Modern life is shifting our views, but throughout most of history the idea ofleaving has been negative. It's a kind of death—when people part, a once flourishing ecology becomes non-existent. Surely this is no clearer anywhere than in the home where a child or children leave the Christian faith of their parents as prodigals.
This phenomenon has reached epidemic proportions in recent years. Churches are emptying not only because people are dying, but because the young people once assumed to re-fill the pews are leaving out the back door in record numbers. This is worrisome for churches and pastors, but it's more personal and often more difficult for the parents of those children.
But while we may wring our hands and wish our kids wouldn't leave, are we really doing what we can to help them? Carol Barnier, herself a former prodigal and atheist, suggests a new approach for parents of struggling teens that takes the focus off of setting unobtainable standards and puts it on offering love, truth, and grace to our kids.
Part One debunks many common myths about parenting that are based on faulty assumptions. These myths include "perfect parenting makes for perfect children," "it's my fault," and "my mistakes will scar him/her forever." Barnier uses both Scripture and logic to reveal the truth these myths obscure.
The next section is less theoretical and more practical, and deals with dos and don'ts. Most of these have to do with handling angry or troubled teens with care, though some relate to others affected by the turmoil—Barnier encourages parents not to lose their self-identity, to spare time for their non-prodigal children, and even to reach out to prodigals in other families.
Part Three includes two chapters on Barnier's own story, and a new Bonus Section which addresses church leaders directly, some insight from prodigals, more resources, and helpful Scripture. Barnier writes very personally throughout, using lots of stories and personal examples, and her autobiography in Part Three provides a unique perspective.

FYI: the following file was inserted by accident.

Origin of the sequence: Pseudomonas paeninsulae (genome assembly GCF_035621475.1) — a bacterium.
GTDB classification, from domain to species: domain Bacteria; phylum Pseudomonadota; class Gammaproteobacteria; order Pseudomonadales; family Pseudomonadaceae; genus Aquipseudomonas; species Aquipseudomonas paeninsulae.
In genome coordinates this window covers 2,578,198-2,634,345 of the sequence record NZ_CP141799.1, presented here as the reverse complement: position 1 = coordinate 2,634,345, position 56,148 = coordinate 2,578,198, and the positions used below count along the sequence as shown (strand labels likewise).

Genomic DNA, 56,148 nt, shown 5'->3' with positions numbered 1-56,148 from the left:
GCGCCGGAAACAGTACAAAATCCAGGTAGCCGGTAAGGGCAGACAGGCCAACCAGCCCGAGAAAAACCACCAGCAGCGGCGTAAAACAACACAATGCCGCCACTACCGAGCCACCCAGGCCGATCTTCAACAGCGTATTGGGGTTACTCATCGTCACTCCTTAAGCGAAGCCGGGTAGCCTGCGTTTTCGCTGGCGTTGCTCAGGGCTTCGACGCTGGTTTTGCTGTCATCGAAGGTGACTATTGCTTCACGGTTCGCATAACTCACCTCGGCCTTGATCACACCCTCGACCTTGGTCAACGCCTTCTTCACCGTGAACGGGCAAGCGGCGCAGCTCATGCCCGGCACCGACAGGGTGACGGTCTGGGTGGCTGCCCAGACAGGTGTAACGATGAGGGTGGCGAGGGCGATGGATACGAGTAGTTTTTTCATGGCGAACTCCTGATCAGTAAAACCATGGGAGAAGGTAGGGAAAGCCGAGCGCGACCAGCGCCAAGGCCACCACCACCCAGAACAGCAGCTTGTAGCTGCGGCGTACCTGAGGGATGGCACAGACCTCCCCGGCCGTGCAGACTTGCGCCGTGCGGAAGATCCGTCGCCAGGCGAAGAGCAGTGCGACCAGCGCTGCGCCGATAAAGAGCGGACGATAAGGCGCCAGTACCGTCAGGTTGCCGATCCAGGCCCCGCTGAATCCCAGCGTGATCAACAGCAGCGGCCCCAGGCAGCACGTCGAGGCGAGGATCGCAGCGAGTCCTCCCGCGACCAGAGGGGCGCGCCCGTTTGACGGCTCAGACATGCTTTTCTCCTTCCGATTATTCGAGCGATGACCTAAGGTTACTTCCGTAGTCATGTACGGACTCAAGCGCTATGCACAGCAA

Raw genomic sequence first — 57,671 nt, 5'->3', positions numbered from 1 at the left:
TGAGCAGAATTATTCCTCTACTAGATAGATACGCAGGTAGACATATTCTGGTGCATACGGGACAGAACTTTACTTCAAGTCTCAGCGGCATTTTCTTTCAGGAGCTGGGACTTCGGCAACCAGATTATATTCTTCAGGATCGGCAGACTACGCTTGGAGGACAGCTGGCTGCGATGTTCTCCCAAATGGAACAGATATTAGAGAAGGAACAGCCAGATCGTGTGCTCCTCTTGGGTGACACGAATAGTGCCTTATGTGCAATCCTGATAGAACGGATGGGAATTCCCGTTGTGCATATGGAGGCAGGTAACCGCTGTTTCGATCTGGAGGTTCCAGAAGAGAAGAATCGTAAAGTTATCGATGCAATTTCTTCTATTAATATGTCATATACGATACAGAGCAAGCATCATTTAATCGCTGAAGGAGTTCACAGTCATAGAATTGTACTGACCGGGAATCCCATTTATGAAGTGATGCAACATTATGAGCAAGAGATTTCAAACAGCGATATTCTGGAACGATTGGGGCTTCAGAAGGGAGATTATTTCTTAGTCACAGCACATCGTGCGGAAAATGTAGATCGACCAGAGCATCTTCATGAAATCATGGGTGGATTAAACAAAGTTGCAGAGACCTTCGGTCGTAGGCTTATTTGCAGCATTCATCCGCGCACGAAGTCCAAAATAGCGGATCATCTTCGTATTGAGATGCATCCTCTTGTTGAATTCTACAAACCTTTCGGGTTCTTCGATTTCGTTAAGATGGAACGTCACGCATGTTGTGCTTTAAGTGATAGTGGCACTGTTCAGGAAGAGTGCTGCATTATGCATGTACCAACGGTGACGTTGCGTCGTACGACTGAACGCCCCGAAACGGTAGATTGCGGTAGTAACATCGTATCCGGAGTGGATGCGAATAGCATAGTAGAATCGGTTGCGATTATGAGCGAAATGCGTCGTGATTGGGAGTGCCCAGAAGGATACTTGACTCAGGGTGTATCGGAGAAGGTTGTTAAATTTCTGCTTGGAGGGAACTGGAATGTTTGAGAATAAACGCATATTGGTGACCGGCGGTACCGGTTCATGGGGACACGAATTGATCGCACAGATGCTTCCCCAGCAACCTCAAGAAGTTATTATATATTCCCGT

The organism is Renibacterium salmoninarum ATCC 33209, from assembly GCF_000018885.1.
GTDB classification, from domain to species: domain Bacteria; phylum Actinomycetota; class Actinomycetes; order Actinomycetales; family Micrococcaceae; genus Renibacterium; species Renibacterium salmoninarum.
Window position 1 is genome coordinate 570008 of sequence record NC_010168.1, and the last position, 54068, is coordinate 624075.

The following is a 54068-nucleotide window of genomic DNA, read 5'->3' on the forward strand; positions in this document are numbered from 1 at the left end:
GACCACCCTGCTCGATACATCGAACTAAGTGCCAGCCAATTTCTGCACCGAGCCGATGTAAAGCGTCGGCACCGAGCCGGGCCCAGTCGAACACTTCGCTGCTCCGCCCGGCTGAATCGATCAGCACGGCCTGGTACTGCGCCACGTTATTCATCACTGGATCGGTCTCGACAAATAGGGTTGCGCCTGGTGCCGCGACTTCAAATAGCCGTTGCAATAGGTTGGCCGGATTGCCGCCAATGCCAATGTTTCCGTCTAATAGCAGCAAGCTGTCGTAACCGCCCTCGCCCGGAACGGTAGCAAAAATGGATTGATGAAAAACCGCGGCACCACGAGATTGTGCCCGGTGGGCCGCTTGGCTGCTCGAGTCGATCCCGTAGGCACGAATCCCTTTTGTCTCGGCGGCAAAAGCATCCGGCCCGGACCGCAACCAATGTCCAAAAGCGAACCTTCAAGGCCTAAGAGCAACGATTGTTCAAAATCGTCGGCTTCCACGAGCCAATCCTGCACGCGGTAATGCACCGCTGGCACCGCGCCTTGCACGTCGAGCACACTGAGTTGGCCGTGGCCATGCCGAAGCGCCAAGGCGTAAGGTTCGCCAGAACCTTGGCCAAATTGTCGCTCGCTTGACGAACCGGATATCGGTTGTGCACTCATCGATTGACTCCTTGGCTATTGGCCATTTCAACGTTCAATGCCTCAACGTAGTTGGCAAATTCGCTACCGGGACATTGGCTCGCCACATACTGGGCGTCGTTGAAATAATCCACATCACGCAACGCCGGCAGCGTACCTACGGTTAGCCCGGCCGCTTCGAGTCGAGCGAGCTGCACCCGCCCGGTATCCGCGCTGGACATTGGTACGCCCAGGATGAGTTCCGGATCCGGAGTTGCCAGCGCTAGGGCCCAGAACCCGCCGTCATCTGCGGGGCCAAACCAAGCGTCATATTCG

Unfortunately, it also has poor and unnecessary theology. She says that God doesn't need to create bad situations in order to extend grace to us. Rather, we create those situations ourselves, and God "keeps his radar up" looking for opportunities through which to connect with us. Her reason for this belief is that she's "not comfortable" with God causing suffering.
What we want and what we are comfortable with are hardly sound gauges for Christian doctrine. We only learn the right way to think about God from his Word, and the Bible clearly says that God is sovereign over all things, including suffering. It's unclear why Barnier includes this disclaimer, because it lends nothing to the rest of her book or thesis.
Other than that, however, this is a good and helpful book. Barnier eschews for the most part modern psychological ideas, and relies instead on the Bible and its implications for our lives. If you have a prodigal in your own home, or know anyone who does, and you want to do what you can to bring them back, this is a vital book for you.
Review by C. Hollis Crossman
C. Hollis Crossman used to be a child. Now he is a husband and father, teaches adult Sunday school in his Presbyterian congregation, and likes weird stuff. He might be a mythical creature, but he's definitely not a centaur. Read more of his reviews here.
Review by C. Hollis Crossman
C. Hollis Crossman used to be a child. Now he's a husband and father who loves church, good food, and weird stuff. He might be a mythical creature, but he's definitely not a centaur. Read more of his reviews here
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